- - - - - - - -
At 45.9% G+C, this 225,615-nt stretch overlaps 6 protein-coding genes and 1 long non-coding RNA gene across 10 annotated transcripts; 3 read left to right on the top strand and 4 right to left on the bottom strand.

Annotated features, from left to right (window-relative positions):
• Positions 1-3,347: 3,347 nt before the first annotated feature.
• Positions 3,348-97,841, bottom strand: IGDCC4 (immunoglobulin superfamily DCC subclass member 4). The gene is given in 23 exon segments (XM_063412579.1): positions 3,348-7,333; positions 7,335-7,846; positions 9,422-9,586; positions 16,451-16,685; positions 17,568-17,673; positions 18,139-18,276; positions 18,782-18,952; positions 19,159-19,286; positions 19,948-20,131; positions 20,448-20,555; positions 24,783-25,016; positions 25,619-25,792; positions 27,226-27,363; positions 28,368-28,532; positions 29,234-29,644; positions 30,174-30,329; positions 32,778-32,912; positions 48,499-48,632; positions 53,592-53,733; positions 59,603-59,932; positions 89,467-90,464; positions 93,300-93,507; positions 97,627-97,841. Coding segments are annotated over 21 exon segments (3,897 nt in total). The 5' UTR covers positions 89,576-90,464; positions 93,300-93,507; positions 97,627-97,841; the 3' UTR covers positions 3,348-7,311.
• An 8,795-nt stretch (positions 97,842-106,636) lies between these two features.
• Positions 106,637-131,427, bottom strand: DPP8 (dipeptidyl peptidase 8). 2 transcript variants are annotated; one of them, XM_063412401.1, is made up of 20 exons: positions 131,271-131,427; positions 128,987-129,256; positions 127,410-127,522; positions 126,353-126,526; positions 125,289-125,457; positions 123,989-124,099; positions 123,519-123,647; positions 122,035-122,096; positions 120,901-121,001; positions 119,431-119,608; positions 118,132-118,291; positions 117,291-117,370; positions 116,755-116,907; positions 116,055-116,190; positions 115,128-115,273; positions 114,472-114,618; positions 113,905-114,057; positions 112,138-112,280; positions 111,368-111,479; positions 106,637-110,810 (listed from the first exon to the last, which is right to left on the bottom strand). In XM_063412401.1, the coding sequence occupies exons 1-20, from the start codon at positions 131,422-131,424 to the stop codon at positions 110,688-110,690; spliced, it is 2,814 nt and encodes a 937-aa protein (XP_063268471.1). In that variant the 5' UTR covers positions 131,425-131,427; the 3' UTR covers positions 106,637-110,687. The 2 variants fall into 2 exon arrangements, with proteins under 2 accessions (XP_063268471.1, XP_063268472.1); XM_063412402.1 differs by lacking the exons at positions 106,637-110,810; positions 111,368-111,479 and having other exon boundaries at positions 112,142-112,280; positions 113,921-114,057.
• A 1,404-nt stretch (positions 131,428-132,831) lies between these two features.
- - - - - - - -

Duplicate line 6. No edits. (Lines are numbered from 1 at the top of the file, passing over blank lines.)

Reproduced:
• Positions 106,637-131,427, bottom strand: DPP8 (dipeptidyl peptidase 8). 2 transcript variants are annotated; one of them, XM_063412401.1, is made up of 20 exons: positions 131,271-131,427; positions 128,987-129,256; positions 127,410-127,522; positions 126,353-126,526; positions 125,289-125,457; positions 123,989-124,099; positions 123,519-123,647; positions 122,035-122,096; positions 120,901-121,001; positions 119,431-119,608; positions 118,132-118,291; positions 117,291-117,370; positions 116,755-116,907; positions 116,055-116,190; positions 115,128-115,273; positions 114,472-114,618; positions 113,905-114,057; positions 112,138-112,280; positions 111,368-111,479; positions 106,637-110,810 (listed from the first exon to the last, which is right to left on the bottom strand). In XM_063412401.1, the coding sequence occupies exons 1-20, from the start codon at positions 131,422-131,424 to the stop codon at positions 110,688-110,690; spliced, it is 2,814 nt and encodes a 937-aa protein (XP_063268471.1). In that variant the 5' UTR covers positions 131,425-131,427; the 3' UTR covers positions 106,637-110,687. The 2 variants fall into 2 exon arrangements, with proteins under 2 accessions (XP_063268471.1, XP_063268472.1); XM_063412402.1 differs by lacking the exons at positions 106,637-110,810; positions 111,368-111,479 and having other exon boundaries at positions 112,142-112,280; positions 113,921-114,057.